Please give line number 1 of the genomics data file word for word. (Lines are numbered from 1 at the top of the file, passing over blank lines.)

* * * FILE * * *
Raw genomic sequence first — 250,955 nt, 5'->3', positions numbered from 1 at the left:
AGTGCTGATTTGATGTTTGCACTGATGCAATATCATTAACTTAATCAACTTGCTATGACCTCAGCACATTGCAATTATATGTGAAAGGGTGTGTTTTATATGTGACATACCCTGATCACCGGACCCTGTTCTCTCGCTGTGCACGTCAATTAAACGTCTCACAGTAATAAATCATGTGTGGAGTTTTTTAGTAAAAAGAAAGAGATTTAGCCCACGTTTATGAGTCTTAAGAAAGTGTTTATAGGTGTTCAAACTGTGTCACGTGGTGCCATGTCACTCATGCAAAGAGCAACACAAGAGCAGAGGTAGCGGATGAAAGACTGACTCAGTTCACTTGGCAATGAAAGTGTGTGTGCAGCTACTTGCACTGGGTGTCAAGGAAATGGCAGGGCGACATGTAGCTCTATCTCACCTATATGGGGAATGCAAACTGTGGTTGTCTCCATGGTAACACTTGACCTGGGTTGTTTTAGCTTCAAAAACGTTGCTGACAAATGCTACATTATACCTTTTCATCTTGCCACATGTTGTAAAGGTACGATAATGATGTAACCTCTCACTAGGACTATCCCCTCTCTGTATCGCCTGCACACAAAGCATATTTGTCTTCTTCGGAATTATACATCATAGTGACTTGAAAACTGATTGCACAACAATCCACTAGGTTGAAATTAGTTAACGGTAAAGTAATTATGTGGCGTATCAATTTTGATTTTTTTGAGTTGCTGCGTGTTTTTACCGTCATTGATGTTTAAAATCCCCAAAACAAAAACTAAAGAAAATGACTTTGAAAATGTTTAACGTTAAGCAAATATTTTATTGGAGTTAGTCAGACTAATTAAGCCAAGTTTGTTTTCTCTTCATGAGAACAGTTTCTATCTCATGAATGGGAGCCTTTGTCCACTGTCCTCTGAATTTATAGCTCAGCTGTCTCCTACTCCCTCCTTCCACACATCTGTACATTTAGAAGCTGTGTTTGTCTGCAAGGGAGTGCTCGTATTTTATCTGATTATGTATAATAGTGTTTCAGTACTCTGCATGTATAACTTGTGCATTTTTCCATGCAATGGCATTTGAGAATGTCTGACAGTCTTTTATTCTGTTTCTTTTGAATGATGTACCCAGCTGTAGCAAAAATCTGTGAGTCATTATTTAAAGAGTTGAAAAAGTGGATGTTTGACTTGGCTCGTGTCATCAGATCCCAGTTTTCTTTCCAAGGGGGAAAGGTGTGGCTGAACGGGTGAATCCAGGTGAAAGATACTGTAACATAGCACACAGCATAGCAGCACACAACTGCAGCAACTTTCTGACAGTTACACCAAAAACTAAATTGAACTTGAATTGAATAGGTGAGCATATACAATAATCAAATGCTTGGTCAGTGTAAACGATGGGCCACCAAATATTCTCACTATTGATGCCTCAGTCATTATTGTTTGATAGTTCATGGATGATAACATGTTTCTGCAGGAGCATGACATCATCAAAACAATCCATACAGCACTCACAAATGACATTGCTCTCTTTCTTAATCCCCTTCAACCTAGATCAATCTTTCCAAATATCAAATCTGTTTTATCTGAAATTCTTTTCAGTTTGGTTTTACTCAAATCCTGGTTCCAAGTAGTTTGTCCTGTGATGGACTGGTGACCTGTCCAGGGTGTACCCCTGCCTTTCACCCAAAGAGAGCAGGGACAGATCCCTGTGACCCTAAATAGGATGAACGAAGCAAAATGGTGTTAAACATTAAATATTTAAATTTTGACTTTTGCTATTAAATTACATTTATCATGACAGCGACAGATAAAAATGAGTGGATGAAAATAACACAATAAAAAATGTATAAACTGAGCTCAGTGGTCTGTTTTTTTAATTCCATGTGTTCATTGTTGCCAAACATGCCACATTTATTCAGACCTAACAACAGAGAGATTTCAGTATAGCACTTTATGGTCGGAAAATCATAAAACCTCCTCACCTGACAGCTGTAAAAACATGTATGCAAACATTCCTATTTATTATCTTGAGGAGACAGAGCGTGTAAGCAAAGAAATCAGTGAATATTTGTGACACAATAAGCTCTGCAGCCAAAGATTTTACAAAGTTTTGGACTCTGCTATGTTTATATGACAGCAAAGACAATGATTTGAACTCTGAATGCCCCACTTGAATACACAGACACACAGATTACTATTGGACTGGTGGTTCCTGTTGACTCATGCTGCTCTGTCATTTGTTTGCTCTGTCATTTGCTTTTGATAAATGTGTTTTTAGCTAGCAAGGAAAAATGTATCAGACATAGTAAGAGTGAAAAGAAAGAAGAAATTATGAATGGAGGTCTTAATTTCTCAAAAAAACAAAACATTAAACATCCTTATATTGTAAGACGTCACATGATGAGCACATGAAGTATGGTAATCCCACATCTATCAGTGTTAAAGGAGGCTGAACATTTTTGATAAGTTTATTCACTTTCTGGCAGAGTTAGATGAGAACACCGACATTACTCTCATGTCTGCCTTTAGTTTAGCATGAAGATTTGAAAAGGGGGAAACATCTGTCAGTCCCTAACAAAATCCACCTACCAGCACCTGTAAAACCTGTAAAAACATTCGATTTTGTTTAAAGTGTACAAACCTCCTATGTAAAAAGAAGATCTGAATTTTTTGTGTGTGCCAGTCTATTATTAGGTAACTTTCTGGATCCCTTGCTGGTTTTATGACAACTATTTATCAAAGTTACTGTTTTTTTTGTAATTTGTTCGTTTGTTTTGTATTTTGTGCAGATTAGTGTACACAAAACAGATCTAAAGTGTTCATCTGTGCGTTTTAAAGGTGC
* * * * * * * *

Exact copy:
Raw genomic sequence first — 250,955 nt, 5'->3', positions numbered from 1 at the left: